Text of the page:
Wicked Lasers is a company that makes lasers that are so powerful that they can melt plastic and light matches. One of their more extreme products is a flashlight called the Wicked Lasers Torch. The Torch, according to Wicked Lasers is the “world’s brightest and most powerful flashlight and has 4,100 Lumens with an adjustable high-efficiency reflector.” Let’s put that in perspective. A typical flashlight is only 100 Lumens.
What Can You Do With A Torch Flashlight?
So what can you do with 4100 Lumens? There are videos of people frying eggs and burning stuff with this “flashlight.” Why you would want to cook an omelet with a flashlight is beyond me, but it’s nice to know you could. Here’s a full review of the Wicked Lasers Torch and several demonstration videos of stuff being burned to a crisp.
The Brightest “Flashlight” on Earth
The Wicked Lasers Torch is being considered by The Guinness Book of World Records for the record of being the brightest and most powerful “flashlight” on the planet. Exactly how bright is the Wicked Lasers Torch? 4,100 lumens!!! To help put that number in perspective, your standard household flashlight is under 100 lumens.
NERD NOTE: A unit of measurement of the amount of brightness that comes from a light source. Lumens define “luminous flux,” which is energy within the range of frequencies we perceive as light. For example, a wax candle generates 13 lumens; a 100-watt bulb generates 1,200 lumens; a Wicked Lasers Torch flashlight generates 4100 lumens.
To keep the front lens of the Wicked Lasers Torch from shattering from the intense heat, Wicked Lasers uses a special heat resistant glass. Please keep your body (especially your eyes) away from the beam and the hot lens. The Wicked Lasers Torch is so powerful that it can cook an egg. Seriously, the Wicked Lasers Torch flashlight can cook an egg. We’re not kidding. Watch this video below and try to imagine what the Wicked Lasers Torch could do to your bare skin.
Unpacking The Wicked Lasers Torch
When you first unpack the Wicked Lasers Torch from its shipping container, you should find the following:
- Wicked Lasers Torch flashlight
- instruction booklet
- battery charger system
- custom rechargeable battery
- replacement fuse(s)
The Wicked Lasers Torch: Technical Specs
The Wicked Lasers Torch is about the same size as those big black flashlights commonly used by Police officers. The technical specs for the Wicked Lasers Torch are listed below.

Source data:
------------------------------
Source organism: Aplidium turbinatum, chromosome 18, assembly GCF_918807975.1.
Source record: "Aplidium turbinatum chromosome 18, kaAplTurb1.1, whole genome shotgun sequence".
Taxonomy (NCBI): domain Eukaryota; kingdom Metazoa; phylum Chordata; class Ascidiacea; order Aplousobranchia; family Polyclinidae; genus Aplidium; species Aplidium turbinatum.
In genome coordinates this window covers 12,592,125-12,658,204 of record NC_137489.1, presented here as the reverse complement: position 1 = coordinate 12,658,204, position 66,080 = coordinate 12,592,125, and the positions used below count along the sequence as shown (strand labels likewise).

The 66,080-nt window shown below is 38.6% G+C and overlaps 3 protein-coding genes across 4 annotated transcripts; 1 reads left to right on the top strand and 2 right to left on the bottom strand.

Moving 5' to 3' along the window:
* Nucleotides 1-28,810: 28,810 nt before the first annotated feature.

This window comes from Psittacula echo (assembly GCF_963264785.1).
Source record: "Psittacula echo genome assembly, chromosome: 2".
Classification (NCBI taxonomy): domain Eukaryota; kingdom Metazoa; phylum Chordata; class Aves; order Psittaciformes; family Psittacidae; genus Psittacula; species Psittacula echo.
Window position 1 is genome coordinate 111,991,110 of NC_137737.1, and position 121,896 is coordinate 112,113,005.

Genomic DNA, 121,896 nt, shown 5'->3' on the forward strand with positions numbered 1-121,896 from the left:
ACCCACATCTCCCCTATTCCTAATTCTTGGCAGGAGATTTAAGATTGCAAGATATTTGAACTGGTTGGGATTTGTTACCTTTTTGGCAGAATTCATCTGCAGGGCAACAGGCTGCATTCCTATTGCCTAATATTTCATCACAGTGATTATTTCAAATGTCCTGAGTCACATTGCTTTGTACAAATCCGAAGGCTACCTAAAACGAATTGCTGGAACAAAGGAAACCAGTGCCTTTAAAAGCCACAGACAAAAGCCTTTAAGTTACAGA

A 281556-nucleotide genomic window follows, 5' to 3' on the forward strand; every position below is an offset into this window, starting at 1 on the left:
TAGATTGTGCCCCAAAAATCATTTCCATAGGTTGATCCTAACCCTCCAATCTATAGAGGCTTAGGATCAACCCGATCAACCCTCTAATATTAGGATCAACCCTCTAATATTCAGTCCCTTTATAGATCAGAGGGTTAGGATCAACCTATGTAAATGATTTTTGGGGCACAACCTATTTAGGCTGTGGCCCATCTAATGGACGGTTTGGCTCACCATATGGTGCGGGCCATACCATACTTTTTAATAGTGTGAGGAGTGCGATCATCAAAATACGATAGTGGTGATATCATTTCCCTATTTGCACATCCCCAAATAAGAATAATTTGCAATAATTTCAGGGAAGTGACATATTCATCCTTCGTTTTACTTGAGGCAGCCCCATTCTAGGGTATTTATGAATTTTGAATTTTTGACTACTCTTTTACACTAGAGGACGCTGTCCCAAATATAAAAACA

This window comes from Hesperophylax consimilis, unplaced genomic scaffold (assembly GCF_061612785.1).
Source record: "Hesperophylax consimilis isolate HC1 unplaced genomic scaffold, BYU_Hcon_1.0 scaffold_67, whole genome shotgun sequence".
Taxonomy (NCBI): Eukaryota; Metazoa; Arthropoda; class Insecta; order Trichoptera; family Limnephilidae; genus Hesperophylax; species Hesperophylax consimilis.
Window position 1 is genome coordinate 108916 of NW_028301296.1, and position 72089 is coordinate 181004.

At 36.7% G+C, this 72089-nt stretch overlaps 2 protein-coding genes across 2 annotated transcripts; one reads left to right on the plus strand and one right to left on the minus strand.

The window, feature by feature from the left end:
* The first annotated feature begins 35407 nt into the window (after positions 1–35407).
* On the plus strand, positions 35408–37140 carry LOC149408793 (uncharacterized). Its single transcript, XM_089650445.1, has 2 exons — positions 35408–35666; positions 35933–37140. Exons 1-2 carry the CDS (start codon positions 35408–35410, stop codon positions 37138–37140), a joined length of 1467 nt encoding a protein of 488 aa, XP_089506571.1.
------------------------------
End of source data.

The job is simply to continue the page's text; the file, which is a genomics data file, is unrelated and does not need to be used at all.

|Lamp Output:||4100 Lumens with an Adjustable High-Efficiency Reflector|
|Dimensions:||57mm x 230mm|
|Power Supply:||12×2/3A 1500mAh Cells 14.4V|
|Battery Lifetime:||15 Minutes|
|Bulb Type:||100W Halogen|
|Expected Bulb Life:||2000 Hours|
|Casing:||Aerospace Grade Aluminum|
|Tail switch:||On/Off Button|
Wicked Lasers Torch Battery
The Wicked Lasers Torch comes in 2 boxes. One box is the actual Torch flashlight. The second box is the charging system. The Wicked Lasers Torch needs power. A lot of power.
The halogen light bulb inside the Wicked Lasers Torch is rated at a ridiculously strong 100 Watts and requires a custom made rechargeable battery to power it. Don’t lose this battery. As a test, we put a couple of standard D sized batteries inside the Wicked Lasers Torch. The D batteries barely made the Wicked Lasers Torch’s bulb glow. You should only use the custom Wicked Lasers battery that comes with your Wicked Lasers Torch flashlight.
Wicked Lasers Torch Charging Tips
Here’s how to properly charge the Wicked Lasers Torch’s battery:
- Find a standard AC outlet, but do NOT plug in the charging cable yet.
- The charging system has a switch that allows you to toggle between 1.8A and 0.9A. Never use 1.8A. Never. Always use 0.9A!!! If you use the wrong setting, you will ruin your Wicked Lasers Torch battery and void the warranty
- Fasten the heat sensor to the center section of the battery. You can use tape, a rubber band or even a hair band like in the image below
- The charging system for the Wicked Lasers Torch has a red and a black cable with magnetic tips. Hook the red cable to the “nipple” end of the battery.